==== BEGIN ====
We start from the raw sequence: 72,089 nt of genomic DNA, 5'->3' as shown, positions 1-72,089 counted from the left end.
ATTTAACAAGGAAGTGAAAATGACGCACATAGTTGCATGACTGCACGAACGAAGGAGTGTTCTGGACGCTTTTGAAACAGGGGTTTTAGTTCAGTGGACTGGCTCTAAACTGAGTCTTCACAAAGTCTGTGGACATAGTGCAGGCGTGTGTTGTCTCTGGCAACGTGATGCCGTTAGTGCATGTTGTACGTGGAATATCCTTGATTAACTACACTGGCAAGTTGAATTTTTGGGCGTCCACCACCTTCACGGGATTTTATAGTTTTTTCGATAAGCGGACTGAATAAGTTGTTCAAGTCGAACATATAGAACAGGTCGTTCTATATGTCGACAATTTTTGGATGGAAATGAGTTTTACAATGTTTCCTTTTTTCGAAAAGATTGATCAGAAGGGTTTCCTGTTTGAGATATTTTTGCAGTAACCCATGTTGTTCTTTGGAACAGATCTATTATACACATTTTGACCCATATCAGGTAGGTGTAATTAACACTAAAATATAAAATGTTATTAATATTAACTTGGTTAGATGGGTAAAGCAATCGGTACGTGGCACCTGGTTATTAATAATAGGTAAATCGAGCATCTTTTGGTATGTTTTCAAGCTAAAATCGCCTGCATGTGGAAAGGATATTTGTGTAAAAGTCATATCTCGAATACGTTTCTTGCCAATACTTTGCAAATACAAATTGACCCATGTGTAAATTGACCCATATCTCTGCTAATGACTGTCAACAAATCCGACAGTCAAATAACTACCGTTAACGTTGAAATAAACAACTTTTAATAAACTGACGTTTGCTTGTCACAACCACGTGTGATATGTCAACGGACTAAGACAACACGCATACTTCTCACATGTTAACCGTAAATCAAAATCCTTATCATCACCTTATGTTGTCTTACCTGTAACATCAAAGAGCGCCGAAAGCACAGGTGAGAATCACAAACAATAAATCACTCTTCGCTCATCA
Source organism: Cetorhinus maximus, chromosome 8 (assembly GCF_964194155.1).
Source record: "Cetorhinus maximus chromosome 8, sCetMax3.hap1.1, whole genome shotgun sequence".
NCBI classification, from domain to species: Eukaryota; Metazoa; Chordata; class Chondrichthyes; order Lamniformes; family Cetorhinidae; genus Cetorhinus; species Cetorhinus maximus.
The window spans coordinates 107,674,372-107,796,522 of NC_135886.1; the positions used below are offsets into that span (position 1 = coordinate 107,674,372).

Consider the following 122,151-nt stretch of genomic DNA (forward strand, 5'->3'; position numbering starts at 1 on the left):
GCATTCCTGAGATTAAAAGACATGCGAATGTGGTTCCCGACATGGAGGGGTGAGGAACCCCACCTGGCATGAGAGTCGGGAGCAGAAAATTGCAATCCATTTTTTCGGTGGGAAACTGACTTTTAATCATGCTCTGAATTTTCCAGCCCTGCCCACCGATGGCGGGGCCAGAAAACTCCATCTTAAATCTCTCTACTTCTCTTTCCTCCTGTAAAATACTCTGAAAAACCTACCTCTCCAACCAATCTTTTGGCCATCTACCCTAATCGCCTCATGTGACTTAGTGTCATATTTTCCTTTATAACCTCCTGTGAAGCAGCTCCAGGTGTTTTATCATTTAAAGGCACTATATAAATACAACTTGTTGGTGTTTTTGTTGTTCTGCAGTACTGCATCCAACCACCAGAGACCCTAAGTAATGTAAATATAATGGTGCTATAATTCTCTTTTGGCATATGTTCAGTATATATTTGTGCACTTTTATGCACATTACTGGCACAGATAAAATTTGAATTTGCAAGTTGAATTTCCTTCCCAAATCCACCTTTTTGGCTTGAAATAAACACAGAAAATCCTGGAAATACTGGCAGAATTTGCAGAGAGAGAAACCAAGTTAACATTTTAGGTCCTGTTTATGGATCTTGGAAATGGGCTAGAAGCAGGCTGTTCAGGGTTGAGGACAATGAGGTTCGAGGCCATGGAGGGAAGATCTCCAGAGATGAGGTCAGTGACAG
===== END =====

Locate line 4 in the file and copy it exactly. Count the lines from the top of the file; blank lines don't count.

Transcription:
Source record: "Cetorhinus maximus chromosome 8, sCetMax3.hap1.1, whole genome shotgun sequence".